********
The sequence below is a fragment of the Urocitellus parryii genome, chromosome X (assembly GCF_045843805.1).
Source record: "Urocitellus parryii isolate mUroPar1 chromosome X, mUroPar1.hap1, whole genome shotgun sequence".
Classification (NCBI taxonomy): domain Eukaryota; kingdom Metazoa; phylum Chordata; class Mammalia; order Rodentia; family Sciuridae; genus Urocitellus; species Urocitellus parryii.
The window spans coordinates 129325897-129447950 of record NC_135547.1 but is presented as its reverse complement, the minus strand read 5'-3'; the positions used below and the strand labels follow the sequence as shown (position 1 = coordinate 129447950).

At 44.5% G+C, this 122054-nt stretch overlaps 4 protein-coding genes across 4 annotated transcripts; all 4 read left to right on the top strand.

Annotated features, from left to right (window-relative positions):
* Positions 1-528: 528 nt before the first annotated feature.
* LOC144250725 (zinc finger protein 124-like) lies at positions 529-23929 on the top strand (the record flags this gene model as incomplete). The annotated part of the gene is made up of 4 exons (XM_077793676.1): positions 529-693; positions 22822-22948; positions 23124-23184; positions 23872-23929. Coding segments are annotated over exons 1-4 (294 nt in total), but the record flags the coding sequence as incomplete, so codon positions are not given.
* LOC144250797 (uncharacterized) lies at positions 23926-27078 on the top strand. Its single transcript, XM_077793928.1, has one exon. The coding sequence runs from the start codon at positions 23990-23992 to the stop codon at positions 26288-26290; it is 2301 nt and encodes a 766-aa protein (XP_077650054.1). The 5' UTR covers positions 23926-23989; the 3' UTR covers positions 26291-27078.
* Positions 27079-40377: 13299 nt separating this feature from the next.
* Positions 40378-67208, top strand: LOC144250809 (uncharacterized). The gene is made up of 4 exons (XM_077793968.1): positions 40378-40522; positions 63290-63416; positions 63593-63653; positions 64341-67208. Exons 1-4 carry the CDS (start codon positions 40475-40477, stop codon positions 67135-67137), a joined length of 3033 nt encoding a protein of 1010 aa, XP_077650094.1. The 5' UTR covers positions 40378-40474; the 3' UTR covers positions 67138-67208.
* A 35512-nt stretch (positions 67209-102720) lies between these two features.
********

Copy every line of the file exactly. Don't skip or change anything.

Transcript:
The sequence below is a fragment of the Urocitellus parryii genome, chromosome X (assembly GCF_045843805.1).
Source record: "Urocitellus parryii isolate mUroPar1 chromosome X, mUroPar1.hap1, whole genome shotgun sequence".
Classification (NCBI taxonomy): domain Eukaryota; kingdom Metazoa; phylum Chordata; class Mammalia; order Rodentia; family Sciuridae; genus Urocitellus; species Urocitellus parryii.
The window spans coordinates 129325897-129447950 of record NC_135547.1 but is presented as its reverse complement, the minus strand read 5'-3'; the positions used below and the strand labels follow the sequence as shown (position 1 = coordinate 129447950).

At 44.5% G+C, this 122054-nt stretch overlaps 4 protein-coding genes across 4 annotated transcripts; all 4 read left to right on the top strand.

Annotated features, from left to right (window-relative positions):
* Positions 1-528: 528 nt before the first annotated feature.
* LOC144250725 (zinc finger protein 124-like) lies at positions 529-23929 on the top strand (the record flags this gene model as incomplete). The annotated part of the gene is made up of 4 exons (XM_077793676.1): positions 529-693; positions 22822-22948; positions 23124-23184; positions 23872-23929. Coding segments are annotated over exons 1-4 (294 nt in total), but the record flags the coding sequence as incomplete, so codon positions are not given.
* LOC144250797 (uncharacterized) lies at positions 23926-27078 on the top strand. Its single transcript, XM_077793928.1, has one exon. The coding sequence runs from the start codon at positions 23990-23992 to the stop codon at positions 26288-26290; it is 2301 nt and encodes a 766-aa protein (XP_077650054.1). The 5' UTR covers positions 23926-23989; the 3' UTR covers positions 26291-27078.
* Positions 27079-40377: 13299 nt separating this feature from the next.
* Positions 40378-67208, top strand: LOC144250809 (uncharacterized). The gene is made up of 4 exons (XM_077793968.1): positions 40378-40522; positions 63290-63416; positions 63593-63653; positions 64341-67208. Exons 1-4 carry the CDS (start codon positions 40475-40477, stop codon positions 67135-67137), a joined length of 3033 nt encoding a protein of 1010 aa, XP_077650094.1. The 5' UTR covers positions 40378-40474; the 3' UTR covers positions 67138-67208.
* A 35512-nt stretch (positions 67209-102720) lies between these two features.